Victims’ rights key to law enforcement

Victim Witness Coordinator Shannon Simmons, SVRT Investigator Brian Putzer and Chief Investigator Bill Hellman work make up the Douglas County Victim Witness Unit. Photo special to The R-C

Victim Witness Coordinator Shannon Simmons, SVRT Investigator Brian Putzer and Chief Investigator Bill Hellman work make up the Douglas County Victim Witness Unit. Photo special to The R-C

Whether it’s preventing a crime from happening or assisting someone once a crime has occurred, law enforcement in Douglas County focuses on the survivors of crime.

During the April 18 county commissioners meeting, Douglas County Sheriff Dan Coverley and District Attorney Mark Jackson addressed National Crime Victim’s Right’s Week and the importance victims have in criminal justice.

“The safety of our community depends on the voices of those victims and our ability to provide justice and to hold people accountable,” said Coverley.

National Crime Victim’s Right Week April 21-27 provides an opportunity to address and educate the rights of victims and the resources available to them and to bring awareness to the great impact and challenges a victim faces.

“The courage and strength it takes to have to relive the incident in a court proceeding and later on is hard to understand, unless you’ve been in that position,” said Coverley. “I am very glad that we are recognizing that and bringing this to the forefront and educating as much as we can.”

Victim Witness Coordinator Shannon Simmons said this year’s theme, “How Would You Help? Options, Services, and Hope for Crime Survivors,” provides a valuable opportunity to shed light on the critical support systems and system responses available to crime victims in Douglas County.

“I think it would be impactful to highlight the work being done by the Douglas County District Attorney’s Office Victim Witness Program, which is relatively new, having only begun operation (in Douglas County) in July 2022,” said Simmons.

The Victim Witness Program plays a crucial role in providing advocacy, support and resources to those who have been affected by a crime.

As the victim-witness Coordinator, Simmons helps victims get through court and provides them with additional resources such as counseling and how to give a victim impact statement. She will also sit with them during court hearings.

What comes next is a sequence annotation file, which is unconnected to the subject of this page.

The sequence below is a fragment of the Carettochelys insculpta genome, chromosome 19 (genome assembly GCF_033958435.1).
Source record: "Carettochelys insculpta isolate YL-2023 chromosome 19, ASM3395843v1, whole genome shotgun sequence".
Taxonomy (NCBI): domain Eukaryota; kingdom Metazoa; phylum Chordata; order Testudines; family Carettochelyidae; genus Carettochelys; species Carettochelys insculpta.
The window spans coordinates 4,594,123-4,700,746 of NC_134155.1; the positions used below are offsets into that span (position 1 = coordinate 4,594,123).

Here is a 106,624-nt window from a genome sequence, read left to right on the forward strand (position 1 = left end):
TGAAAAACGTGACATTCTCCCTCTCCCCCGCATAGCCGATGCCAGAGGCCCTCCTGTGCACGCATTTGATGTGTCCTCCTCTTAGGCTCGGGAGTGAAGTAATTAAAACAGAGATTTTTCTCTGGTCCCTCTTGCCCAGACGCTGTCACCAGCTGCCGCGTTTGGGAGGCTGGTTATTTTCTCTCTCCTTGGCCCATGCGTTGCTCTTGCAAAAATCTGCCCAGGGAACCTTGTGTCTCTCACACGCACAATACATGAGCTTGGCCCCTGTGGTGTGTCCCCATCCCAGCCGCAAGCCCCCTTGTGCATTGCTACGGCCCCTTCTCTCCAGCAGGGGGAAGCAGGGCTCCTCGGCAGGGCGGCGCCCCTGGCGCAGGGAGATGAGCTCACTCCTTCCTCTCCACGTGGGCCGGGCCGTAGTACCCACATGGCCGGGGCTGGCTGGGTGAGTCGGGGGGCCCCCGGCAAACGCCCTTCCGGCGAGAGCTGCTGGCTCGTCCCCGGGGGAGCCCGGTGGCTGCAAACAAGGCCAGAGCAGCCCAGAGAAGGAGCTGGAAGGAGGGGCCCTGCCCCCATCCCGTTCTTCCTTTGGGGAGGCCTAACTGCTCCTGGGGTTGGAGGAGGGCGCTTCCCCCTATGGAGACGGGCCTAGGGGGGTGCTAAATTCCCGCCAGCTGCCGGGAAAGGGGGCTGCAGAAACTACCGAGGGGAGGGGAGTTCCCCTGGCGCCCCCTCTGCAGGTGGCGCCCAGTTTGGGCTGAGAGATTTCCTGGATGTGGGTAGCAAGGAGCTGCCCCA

“It can be really hard to be in a courtroom and have to face their perpetrator, and often times they feel more comfortable sitting with me,” said Simmons. “I also speak their language, and educate them on court proceedings, because sometimes they don’t know or understand the legalese.”

Part of the Victim Witness Program is to make victims aware of their Bill of Rights, which includes being treated with fairness and respect for their privacy and dignity, to be free from intimidation, harassment and abuse throughout the criminal or juvenile justice process; to be informed, upon request, of the conviction, sentence, place and time of incarceration and other dispositions of the defendant; and more.

In addition, the Victim Witness Program works with the Douglas County Sheriff’s Office Investigation Unit, Alternative Sentencing and Juvenile Probation, the Family Support Council and other resources in the community to support victims of crimes.

“I am very proud of the collaborative effort that we have here in Douglas County and the coordinated community response to assisting victims of crime,” said Jackson.

Jackson said the Family Support Council is one example of a valuable response team.

“They work with the Sheriff’s Office, first responders and deputies that respond to the domestic violence and sexual assault type cases. We could not do this without the help and support of the Family Support Council, their victim advocates, providing safety for the victims and housing in certain cases,” he said.

Jackson said since the Victim Witness Program was implemented and since he took over as the District Attorney, the conviction rate increased 70 percent on domestic violence cases.

“We had a 10-15 percent conviction rate on domestic violence cases, we are now consistently around 85 percent, which is the highest in the nation and it’s because of this team and the effort we put into the first critical hours a crime occurs,” he said. “This is very important to me, it is important to the Sheriff, it’s important to all the members of this team, and I would hope it is important to members of the community that we have such a great response.”

For more information and resources visit or call the Douglas County District Attorney’s Office Victim Witness Program at 775-782-92800. 


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